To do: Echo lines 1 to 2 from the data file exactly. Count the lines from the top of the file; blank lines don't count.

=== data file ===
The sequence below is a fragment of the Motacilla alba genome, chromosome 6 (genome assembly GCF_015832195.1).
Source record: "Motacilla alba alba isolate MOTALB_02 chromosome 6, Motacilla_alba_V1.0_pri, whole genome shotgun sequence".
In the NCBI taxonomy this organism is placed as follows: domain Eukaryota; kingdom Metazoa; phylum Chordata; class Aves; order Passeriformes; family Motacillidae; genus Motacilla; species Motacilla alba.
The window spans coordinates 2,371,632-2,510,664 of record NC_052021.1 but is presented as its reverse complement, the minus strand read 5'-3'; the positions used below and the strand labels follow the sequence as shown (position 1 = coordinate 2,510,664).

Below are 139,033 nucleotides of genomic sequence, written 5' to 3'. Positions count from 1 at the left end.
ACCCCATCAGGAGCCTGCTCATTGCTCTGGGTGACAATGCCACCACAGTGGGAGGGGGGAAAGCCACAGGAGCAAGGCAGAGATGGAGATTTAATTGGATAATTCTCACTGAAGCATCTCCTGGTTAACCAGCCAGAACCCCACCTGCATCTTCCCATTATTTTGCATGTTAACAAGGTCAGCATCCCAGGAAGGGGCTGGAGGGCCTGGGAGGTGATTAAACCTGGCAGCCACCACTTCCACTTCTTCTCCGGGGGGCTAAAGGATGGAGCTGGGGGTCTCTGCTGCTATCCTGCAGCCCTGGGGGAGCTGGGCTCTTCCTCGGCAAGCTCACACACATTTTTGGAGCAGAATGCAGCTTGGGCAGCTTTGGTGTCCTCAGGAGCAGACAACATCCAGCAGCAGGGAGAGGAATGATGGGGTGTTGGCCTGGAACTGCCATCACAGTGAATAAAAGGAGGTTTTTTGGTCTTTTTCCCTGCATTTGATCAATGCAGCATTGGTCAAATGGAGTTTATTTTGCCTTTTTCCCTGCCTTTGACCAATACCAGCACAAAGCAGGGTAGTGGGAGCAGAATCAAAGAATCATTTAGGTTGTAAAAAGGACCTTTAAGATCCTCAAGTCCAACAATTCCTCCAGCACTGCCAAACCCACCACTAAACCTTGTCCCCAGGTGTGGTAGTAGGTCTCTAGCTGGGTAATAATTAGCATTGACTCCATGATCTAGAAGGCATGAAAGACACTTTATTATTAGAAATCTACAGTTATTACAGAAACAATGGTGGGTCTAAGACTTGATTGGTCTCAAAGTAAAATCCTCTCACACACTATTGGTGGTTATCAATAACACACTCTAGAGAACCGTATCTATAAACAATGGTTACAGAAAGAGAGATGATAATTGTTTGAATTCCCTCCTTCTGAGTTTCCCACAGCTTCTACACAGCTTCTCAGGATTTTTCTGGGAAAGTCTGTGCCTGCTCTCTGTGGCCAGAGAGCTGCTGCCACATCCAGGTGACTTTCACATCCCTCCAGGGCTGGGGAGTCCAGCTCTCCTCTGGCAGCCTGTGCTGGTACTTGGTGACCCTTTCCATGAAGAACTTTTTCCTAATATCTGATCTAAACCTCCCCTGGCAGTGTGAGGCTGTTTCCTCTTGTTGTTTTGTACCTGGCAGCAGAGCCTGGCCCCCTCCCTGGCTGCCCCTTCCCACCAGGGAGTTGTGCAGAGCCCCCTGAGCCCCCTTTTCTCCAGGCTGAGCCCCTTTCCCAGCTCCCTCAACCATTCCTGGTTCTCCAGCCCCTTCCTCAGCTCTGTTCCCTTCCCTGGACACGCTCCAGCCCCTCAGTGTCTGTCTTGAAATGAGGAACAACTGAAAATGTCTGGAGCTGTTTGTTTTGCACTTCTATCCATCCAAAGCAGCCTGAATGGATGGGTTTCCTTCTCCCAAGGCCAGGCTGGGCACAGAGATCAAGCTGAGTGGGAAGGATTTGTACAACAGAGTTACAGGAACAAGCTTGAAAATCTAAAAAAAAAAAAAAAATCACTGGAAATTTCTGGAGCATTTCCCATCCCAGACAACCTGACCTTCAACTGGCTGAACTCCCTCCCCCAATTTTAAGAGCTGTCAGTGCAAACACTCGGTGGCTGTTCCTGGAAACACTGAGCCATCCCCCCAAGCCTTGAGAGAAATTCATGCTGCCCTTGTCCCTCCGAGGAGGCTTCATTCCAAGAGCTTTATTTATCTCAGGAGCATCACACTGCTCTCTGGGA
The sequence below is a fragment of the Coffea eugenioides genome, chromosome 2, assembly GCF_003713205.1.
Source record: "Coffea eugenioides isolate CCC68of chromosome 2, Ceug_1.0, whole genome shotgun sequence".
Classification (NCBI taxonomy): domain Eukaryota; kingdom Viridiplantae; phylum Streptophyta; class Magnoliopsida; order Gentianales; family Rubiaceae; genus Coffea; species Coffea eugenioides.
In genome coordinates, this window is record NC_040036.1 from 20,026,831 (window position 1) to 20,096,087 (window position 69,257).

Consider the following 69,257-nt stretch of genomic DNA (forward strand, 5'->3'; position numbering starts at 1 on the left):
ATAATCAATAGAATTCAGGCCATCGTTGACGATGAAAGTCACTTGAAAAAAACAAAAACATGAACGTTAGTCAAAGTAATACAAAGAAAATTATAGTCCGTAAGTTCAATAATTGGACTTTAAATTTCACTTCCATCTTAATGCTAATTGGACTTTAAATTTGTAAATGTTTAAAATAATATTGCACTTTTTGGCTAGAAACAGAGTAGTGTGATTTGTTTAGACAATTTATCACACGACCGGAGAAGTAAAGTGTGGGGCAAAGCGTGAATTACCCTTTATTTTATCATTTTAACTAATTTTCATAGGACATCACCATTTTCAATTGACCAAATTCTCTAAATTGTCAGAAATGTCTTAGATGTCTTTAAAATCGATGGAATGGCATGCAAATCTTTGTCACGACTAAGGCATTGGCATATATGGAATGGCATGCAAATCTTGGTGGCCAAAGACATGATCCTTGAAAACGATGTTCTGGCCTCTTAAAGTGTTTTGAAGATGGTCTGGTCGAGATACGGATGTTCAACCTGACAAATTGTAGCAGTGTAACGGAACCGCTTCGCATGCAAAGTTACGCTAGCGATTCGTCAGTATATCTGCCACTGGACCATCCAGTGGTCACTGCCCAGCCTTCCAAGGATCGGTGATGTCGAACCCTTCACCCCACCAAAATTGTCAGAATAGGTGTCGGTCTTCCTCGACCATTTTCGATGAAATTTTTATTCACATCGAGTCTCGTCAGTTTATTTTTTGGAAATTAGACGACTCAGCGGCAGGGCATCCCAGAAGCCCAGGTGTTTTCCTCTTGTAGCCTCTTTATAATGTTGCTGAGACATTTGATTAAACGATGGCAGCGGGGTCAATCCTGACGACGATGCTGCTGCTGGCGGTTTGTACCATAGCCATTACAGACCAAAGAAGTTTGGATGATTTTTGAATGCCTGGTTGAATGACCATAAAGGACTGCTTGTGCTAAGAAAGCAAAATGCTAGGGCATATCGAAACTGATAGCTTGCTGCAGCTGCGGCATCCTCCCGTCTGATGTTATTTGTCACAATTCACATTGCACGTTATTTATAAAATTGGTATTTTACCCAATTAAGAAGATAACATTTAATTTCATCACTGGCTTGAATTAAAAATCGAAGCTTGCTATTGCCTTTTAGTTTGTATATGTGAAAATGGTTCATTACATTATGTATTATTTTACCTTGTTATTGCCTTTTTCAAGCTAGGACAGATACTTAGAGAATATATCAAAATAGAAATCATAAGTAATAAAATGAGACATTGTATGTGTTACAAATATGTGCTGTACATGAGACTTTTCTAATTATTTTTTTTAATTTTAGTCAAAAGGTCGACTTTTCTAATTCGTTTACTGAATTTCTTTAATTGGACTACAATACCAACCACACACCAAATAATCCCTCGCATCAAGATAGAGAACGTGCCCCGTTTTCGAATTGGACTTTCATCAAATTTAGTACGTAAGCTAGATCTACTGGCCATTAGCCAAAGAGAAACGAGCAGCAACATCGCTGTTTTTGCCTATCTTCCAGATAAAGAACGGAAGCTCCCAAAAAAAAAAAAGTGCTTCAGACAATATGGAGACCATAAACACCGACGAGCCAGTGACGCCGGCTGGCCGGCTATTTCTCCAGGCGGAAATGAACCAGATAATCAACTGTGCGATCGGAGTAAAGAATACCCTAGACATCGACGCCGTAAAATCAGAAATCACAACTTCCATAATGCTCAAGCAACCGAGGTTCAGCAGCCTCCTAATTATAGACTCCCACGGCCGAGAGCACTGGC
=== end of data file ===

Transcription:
The sequence below is a fragment of the Motacilla alba genome, chromosome 6 (genome assembly GCF_015832195.1).
Source record: "Motacilla alba alba isolate MOTALB_02 chromosome 6, Motacilla_alba_V1.0_pri, whole genome shotgun sequence".